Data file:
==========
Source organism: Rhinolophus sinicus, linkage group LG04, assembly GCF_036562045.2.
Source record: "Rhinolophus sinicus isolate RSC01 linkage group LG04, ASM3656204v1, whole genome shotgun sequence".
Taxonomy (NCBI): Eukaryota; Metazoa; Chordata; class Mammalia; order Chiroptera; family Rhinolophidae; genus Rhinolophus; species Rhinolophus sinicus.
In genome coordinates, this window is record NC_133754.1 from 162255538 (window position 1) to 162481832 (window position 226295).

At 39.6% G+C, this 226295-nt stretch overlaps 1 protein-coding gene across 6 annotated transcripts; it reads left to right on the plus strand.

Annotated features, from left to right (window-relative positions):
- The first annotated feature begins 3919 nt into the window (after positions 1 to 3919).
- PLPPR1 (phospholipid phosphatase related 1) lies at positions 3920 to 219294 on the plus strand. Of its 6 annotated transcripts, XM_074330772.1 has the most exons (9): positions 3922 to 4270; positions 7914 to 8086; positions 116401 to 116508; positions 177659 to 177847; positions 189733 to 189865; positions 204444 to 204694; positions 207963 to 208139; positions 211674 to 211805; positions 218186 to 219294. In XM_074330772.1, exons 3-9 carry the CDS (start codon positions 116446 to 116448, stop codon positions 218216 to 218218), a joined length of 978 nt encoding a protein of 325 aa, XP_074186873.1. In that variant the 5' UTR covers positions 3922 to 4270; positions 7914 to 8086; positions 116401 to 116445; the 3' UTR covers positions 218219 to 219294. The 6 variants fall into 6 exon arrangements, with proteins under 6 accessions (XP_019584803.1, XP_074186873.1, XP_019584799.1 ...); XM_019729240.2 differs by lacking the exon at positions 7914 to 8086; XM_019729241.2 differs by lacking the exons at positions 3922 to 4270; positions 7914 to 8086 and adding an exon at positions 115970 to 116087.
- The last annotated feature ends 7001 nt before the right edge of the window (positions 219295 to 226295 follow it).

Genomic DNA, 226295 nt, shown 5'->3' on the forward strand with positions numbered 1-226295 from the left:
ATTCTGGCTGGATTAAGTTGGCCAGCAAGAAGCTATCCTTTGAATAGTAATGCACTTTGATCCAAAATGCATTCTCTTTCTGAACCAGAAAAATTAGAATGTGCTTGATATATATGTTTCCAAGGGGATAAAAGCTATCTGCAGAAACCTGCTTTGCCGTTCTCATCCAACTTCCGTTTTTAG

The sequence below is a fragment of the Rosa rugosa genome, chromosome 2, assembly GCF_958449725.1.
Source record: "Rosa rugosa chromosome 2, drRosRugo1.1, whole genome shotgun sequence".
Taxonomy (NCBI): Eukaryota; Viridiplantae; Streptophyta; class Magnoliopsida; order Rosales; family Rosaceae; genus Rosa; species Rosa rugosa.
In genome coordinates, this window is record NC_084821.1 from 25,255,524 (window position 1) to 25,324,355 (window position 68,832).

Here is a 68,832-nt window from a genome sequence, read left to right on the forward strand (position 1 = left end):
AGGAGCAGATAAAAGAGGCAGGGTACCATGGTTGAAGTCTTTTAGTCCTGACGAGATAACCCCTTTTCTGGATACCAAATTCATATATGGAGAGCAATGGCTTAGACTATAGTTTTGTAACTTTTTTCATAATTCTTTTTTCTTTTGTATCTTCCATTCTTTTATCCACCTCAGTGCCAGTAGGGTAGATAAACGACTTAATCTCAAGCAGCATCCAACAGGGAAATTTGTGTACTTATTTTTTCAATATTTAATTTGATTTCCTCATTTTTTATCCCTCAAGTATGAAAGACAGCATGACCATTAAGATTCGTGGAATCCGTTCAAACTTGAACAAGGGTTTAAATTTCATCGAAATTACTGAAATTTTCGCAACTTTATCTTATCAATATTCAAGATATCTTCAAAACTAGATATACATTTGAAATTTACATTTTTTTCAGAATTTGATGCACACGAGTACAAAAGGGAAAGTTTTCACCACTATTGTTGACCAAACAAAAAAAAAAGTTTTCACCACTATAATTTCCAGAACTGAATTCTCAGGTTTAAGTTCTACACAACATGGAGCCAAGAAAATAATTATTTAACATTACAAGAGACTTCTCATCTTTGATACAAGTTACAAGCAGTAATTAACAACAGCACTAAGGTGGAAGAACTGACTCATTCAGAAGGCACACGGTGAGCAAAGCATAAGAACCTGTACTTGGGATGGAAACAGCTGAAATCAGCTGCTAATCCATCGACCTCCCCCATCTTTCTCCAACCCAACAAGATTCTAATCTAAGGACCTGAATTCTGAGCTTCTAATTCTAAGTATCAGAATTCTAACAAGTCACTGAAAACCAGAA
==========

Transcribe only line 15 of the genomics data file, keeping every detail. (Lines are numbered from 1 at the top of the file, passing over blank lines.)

In genome coordinates, this window is record NC_084821.1 from 25,255,524 (window position 1) to 25,324,355 (window position 68,832).